After a few seconds of frustration he answers, "Apple pie and coffee."
Dottee is offline  
May 25th, 2007, 07:50 PM
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Cute, Dottee. I like it. Again, if you don't know a word, don't sweat. It is not the end of the world. Enjoy your trip.
georgiegirl is offline  
May 25th, 2007, 09:24 PM
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Join Date: May 2003
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My only advice is to learn the French for "car rental return." Knowing that phrase would have saved us about an hour of driving around Charles DeGaulle Airport trying to figure out where to take the car. (It's "voiture de location," or something similar. The trip was about 8 years ago, so I've forgotten the exact term. But "voiture de location" is close.)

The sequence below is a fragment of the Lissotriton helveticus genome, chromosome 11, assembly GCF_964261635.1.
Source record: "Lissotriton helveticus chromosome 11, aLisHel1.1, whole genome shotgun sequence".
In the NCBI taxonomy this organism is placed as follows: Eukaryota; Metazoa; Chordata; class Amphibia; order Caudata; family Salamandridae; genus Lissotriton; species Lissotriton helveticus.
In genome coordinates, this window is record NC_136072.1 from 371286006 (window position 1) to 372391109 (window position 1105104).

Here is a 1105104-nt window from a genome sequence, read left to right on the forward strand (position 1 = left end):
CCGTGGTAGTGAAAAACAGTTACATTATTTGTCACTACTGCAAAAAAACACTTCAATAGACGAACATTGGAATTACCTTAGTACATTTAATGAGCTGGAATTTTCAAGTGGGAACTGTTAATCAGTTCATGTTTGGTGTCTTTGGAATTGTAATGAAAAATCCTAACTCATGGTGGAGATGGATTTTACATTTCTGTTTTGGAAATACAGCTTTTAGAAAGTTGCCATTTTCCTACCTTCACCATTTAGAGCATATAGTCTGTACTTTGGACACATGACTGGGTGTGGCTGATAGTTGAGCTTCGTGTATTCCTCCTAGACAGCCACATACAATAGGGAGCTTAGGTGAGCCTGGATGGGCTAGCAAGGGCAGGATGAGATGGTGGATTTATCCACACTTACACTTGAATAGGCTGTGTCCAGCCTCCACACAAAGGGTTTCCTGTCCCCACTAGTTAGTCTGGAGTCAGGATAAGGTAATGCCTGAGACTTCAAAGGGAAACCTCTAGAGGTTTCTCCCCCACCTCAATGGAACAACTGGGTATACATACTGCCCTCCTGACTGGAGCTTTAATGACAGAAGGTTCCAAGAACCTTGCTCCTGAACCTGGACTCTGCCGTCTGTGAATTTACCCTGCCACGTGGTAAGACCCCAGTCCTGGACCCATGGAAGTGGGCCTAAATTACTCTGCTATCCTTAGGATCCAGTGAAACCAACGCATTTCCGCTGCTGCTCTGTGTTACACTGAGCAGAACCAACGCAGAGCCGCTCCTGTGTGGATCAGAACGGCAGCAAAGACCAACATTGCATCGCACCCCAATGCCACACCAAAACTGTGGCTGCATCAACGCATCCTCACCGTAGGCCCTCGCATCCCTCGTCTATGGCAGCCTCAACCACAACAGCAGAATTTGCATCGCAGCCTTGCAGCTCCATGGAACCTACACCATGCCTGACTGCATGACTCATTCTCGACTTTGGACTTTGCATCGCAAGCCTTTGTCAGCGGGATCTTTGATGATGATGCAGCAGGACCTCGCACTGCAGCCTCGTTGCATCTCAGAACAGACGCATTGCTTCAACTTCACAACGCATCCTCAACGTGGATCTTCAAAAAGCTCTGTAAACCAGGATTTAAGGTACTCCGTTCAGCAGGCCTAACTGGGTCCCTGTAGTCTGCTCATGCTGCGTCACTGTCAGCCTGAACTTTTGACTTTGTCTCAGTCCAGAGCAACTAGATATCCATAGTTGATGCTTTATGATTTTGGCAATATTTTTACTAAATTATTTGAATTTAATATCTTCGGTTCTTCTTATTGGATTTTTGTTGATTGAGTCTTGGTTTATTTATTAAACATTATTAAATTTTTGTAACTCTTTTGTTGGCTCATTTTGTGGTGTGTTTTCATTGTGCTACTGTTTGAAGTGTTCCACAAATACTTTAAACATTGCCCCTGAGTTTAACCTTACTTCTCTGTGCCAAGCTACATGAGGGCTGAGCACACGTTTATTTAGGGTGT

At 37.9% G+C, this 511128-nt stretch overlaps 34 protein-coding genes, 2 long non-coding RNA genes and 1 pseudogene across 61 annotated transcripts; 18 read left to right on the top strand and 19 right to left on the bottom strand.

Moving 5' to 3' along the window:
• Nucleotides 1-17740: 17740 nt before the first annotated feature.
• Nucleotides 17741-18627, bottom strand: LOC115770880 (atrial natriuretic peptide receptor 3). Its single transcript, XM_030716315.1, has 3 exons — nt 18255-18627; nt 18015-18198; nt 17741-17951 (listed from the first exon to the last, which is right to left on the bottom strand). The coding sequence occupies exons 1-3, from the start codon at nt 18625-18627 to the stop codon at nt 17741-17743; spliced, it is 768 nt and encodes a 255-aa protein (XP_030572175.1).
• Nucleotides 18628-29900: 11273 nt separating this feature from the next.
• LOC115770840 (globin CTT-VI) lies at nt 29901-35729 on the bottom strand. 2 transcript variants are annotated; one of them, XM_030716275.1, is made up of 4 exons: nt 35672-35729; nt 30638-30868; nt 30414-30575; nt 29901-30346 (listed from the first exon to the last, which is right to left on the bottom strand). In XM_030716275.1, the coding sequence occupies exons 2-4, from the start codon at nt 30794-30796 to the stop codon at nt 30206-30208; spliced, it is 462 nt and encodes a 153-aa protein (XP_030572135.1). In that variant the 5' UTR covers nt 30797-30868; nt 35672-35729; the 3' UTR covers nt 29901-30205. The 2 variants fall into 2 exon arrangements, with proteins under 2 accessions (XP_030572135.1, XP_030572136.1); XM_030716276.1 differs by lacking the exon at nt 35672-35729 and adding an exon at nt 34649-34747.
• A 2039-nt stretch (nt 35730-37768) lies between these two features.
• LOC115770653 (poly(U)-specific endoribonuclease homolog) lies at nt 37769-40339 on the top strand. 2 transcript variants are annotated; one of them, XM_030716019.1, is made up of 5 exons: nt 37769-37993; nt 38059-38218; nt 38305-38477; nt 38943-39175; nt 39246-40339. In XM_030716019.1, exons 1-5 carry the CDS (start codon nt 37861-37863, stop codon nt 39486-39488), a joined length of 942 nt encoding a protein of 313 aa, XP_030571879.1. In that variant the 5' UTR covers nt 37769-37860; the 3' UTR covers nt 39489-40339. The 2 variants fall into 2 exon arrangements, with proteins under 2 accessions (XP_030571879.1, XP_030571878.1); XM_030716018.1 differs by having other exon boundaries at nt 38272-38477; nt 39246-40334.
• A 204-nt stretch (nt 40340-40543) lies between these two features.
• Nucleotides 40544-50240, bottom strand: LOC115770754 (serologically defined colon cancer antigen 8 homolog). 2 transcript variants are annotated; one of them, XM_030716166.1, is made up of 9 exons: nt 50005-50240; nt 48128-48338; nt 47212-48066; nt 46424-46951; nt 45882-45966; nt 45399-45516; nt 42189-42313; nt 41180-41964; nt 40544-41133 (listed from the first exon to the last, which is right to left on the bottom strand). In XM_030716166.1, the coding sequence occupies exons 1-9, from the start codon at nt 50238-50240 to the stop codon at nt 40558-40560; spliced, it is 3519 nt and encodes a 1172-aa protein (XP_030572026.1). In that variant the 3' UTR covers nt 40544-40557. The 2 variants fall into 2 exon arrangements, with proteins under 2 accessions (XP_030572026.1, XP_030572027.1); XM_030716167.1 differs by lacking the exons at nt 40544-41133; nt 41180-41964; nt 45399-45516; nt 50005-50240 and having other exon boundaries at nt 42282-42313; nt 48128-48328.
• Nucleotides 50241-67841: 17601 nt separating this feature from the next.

Pegontheroad is offline  
May 26th, 2007, 05:12 AM
  #8  
 
Join Date: Dec 2005
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My question is why you want to visit Lourdes, which is one of the ugliest places I have ever been to - full of stores and other establishments designed to take advantage of (rip off) tourists. Lots of other nice things in the area, but having been there once I would certainly never go again. But maybe this is your once.
Carlux is offline  
May 27th, 2007, 07:22 AM
  #9